News & Events
Newton Wellesley Hospital Nurses Plan Informational Picket Thursday, April 16 from 2 – 4:30 p.m. As Contract Talks Stall Over Partners’ Plan to Cut RN Staffing, Increase Unwarranted Floating of Nurses and Seek Cuts to Nurses’ Benefits
The registered nurses of Newton Wellesley Hospital, who are negotiating a new contract with Partners Health Care, will conduct an informational picket outside the Wellesley-based hospital on April 16 from 2 – 4:30 p.m. to protest efforts by Partners to boost its multi-million dollar profits margin by cutting patients access to appropriate nursing care.
According to the nurses, who are represented by the Massachusetts Nurses Association, contract talks have stalled over Partner’s plan to decrease core RN staffing levels and to increase the floating of nurses to cover for staffing shortages -- a dangerous plan that nurses believe will lead to unsafe patient assignments for nurses, while also depriving patients of the specialized care they need to be safe during their hospital stay. The nurses’ concerns about patient care have increased in recent months, as the hospital has already implemented dangerous cuts to RN staffing in the emergency department, while cutting staff and services for mothers and newborns in the hospital’s busy maternity unit.
The NWH nurses are outraged by the hospital’s lack of effort to negotiate a fair settlement with the nurses in light of the fact that Partners Healthcare is the most profitable health care system in the state, if not all of New England, having generated more than $9 billion in revenues and having posted profits of more than $600 million.
“Nurses, who provide 90 percent of the care that patients receive and who give their heart and soul every day to ensure their safety, are appalled that Partners continues to place its desire for profits ahead of its concern for patients and those who care for them,” said Laurie Andersen, chair of the MNA Local Bargaining Unit and a nurse in the emergency department at the hospital. “We are conducting this picket to educate the public about how the issues at stake in these negotiations impact the quality and safety of their hospital care.”
Staffing/Floating is Key Sticking Point
As an alternative to having patient care units fully staffed with nurses experienced to care for patients in those areas, Partners is demanding the right to cut core staffing levels on a number of units while increasing the number of nurses who will “float” from one area of the medical center to another where they may be unfamiliar with the specific patient conditions, the equipment or procedures on that unit, and as result, may not be able to provide appropriate care.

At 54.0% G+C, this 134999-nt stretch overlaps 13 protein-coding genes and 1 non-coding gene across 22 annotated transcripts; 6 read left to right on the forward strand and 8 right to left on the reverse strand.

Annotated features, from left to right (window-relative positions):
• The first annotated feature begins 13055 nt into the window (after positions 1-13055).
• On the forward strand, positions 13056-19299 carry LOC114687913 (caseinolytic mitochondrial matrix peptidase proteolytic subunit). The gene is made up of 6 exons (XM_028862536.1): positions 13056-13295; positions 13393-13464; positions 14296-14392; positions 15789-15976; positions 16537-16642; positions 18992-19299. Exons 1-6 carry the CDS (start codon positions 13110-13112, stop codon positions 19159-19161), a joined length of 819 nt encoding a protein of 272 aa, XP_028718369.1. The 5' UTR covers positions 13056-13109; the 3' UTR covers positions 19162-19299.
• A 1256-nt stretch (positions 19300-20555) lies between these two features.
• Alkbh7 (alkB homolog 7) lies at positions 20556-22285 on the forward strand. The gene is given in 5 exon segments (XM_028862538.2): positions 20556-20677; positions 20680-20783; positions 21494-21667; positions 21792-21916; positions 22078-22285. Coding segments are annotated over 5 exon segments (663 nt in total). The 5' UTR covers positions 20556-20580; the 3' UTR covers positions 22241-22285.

“The most important factor determining your safety during a hospital stay is the time and attention you receive from your registered nurses -- nurses who are experienced in providing the specialized care your condition requires,” Andersen explained. “Hospitals are not factories, patients are not widgets and nurses are not interchangeable parts. Management’s floating plan fails to acknowledge that nursing, like medicine, is highly specialized and no nurse should be forced to care for patients unless he or she is qualified and properly trained to care for those patients.”
Partners Seeks Cut to the Nurses Benefits
Adding insult to injury, in addition to cutting staffing and compromising nurses’ ability to provide quality care, the hospital is also seeking to cut nurses benefits, while offering the majority of the most experienced nurses a mere 1 percent pay increase, well below the cost of living.
Specifically, the hospital is seeking to increase the nurses’ contribution for their health insurance benefit, while also cutting the nurses vacation time benefit. Partners also seeks to cut nurses overtime premium pay benefit, taking away the current time and one-half pay rate for at least 30 minutes following the end of the nurses’ regularly scheduled shift. Nurses believe this change would lead to an effort to force nurses to work longer, when medical research shows exhausted nurses cannot provide safe patient care.
These changes are being proposed at a time when Newton Wellesley Hospital posted profits in excess of $18 million last year and is on pace to make more than $20 million this year, and when Partners Health Care, the corporate owner of our hospital, recorded profits of more than $600 million.
“There is no justification for management’s positions in these negotiations,” Anderson explained. “They are making enormous profits, and they are doing it on the backs of the nurses and other caregivers who work so hard to make this hospital a success. Our patients and our nurses shouldn’t be shortchanged to satisfy Partner’s corporate greed.”
The parties began negotiations on August 25, 2014 and to date nine sessions have been held. The contract expired on Sept. 30, 2014 but has been extended through the next session. More than 900 registered nurses are represented by the MNA at NWH.
“We have been trying to convince the hospital to be fair to the nurses and to our patients,” said Andersen. “Now we are appealing directly to the public for their support to ensure that Partners puts patients before profits, and the care of this community ahead of its concern for the corporate bottom line.”